Ed is thinking not so much of a rule set, but more a scenario generator because he feels that in many rule sets there is no context to the battle and organising and above all keeping campaigns going is hard work.

Maurice, by Sam Mustafa
This made me think of Maurice, the 18th century European battles rule set by Sam Mustafa. It works with a card deck for special personalities, national characteristics and special events before and during the battle. Obviously, Maurice is in the direction of what Ed looks for, but not the final answer.

Another example of a new direction in wargaming is Dux Britanniarum, another Too Fat Lardies set about the struggle between Arthurian British and Anglo-Saxon invaders. The rules focus on the main characters in the war band as it raids or defends the frontier over several years. With rudimentary character generation like in an RPG and with opportunities to rise through the hierarchy and expand your force, the simple campaign rules offer a structure to each battle.

Dux Britanniarum by Too Fat Lardies
What I have noticed is, that as with other great games (like boardgames War of the Ring and Battlestar Galactica), immersion is so strong that the game generates and unprecedented literary effort as players write their battle reports as first-person stories in a long saga or even medieval ballads. I think that speak volumes of the appeal of this rule set.

What I like about the rules is that they are aimed on a small period of time (you know, just a century or two) and move away from the generic setting so common in ancient and medieval wargaming (why is there no rule set just for the Pelopponesian War?). The other side of the coin is that it offers only a relatively small sales volume at reasonably low costs for the designer.

I think there are opportunities for new products by combining card decks a la Maurice with limited ancients/medieval settings like Dux Britanniarum. The card sets build a mini campaign or act as a scenario builder, compatible with whatever rules people use to fight their battles. You could link it to new miniatures ranges, but I think there are also advantages in offering players new ways to use armies that they already have.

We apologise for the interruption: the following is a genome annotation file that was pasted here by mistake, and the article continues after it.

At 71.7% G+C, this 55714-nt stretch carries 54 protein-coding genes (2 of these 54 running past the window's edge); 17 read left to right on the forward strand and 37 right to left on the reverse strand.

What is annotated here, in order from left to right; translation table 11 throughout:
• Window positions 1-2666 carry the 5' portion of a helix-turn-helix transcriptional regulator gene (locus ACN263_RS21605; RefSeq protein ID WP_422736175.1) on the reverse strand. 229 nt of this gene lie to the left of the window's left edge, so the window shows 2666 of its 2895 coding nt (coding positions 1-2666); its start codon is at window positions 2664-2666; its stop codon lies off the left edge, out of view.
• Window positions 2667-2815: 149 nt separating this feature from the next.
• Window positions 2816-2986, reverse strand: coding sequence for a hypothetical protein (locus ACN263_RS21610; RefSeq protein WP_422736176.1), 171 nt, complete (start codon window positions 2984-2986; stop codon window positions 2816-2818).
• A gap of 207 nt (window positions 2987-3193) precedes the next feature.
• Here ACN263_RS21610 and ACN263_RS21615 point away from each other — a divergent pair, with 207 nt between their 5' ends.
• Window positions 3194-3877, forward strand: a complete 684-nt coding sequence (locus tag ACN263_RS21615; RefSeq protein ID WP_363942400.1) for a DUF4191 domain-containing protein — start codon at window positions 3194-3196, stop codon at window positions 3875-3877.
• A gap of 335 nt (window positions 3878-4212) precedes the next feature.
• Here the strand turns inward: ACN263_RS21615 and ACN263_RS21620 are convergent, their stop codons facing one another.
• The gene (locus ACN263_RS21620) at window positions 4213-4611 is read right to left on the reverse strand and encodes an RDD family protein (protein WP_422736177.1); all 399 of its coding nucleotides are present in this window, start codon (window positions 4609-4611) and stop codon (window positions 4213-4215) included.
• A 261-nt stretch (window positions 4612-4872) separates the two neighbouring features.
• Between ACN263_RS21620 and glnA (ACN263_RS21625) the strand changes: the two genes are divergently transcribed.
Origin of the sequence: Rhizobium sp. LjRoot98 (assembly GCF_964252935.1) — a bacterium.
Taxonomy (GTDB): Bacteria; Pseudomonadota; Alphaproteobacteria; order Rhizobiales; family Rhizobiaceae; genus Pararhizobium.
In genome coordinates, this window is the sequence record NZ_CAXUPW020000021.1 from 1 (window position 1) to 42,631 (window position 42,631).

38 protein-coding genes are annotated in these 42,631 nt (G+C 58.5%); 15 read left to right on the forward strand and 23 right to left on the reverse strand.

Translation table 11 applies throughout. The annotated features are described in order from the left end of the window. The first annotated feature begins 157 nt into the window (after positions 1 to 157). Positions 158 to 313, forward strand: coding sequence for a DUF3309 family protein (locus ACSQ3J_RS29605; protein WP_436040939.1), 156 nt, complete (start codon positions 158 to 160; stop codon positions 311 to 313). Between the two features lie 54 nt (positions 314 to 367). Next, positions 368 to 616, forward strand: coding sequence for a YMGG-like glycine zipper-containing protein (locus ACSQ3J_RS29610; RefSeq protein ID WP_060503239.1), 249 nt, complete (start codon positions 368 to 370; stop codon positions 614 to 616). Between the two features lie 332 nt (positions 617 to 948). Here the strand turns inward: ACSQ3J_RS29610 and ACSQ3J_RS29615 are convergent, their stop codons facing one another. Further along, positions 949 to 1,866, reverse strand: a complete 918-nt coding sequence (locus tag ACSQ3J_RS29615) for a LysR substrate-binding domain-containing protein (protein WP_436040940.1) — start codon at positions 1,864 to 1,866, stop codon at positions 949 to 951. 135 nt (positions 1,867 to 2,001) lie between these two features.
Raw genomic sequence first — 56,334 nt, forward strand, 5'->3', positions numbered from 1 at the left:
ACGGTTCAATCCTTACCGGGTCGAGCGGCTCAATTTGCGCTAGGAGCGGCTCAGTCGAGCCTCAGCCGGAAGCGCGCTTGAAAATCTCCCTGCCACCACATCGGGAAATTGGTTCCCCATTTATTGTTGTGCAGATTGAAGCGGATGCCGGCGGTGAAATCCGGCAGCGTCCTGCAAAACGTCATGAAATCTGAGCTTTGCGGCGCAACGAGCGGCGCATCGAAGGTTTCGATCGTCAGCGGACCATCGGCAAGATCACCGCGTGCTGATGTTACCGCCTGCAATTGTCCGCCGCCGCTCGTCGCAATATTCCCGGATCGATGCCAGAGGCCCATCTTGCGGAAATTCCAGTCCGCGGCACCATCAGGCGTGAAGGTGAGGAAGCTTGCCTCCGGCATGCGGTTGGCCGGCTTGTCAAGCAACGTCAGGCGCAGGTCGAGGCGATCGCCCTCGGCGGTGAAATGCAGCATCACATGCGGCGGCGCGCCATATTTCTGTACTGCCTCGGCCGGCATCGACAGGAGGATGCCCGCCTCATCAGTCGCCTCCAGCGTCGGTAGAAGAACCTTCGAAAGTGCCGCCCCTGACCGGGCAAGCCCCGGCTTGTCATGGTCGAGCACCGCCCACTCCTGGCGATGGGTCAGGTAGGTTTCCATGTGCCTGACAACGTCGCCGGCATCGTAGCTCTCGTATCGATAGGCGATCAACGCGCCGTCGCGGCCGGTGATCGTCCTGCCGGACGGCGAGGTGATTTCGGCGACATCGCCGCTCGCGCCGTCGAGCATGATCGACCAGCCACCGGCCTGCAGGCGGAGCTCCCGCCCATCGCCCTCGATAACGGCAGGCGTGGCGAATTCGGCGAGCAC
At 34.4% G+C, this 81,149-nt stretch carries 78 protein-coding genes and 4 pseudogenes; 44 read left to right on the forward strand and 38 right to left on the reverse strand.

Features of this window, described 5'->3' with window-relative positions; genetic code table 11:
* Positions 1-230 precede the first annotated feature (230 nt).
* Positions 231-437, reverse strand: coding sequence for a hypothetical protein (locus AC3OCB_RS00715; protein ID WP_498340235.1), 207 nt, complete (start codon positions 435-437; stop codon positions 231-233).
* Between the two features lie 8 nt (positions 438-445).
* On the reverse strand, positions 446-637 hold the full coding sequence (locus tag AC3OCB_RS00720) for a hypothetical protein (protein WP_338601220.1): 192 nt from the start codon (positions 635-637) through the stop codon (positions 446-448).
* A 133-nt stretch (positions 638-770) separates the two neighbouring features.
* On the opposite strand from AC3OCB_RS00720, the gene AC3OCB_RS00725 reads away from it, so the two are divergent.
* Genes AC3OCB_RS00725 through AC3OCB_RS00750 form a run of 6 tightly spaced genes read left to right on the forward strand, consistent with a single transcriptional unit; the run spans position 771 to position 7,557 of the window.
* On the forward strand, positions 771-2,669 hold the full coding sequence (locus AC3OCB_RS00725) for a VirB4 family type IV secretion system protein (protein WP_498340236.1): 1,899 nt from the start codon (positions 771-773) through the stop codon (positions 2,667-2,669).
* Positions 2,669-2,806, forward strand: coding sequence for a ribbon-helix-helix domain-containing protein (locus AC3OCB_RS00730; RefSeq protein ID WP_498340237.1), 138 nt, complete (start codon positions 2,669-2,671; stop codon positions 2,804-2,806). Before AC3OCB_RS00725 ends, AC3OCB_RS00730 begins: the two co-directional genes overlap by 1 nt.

The upside is that creating a deck is not expensive. You can sell the decks themselves or offer them via print on demand services. It requires some research to include the kind of events and characters and the dynamics of a particular conflict or campaign. There are a lot of ancient and medieval wars and campaigns so this adds up.

A possible solution to that challenge is to provide a much larger set of cards that players can use to build decks for particular campaigns or wars themselves. It is a good way to engage players with the product.  If you allow them to publish their decks on a forum it will build a community or when they publish in magazines they advertise for you.

What do you think? Is this something you are looking for? Do you think it is viable?

Monday, 26 August 2013

The best miniature wargame rules (according to a non-representative selection of wargamers)

A couple of weeks ago I met Jasper and Jan-Willem and we discussed our favourite and not-so favourite miniature rule sets. This set me thinking.

G.A.S.L.I.G.H.T. by Buck Surdu and 
De Bellis Multitudinis by Wargames Research Group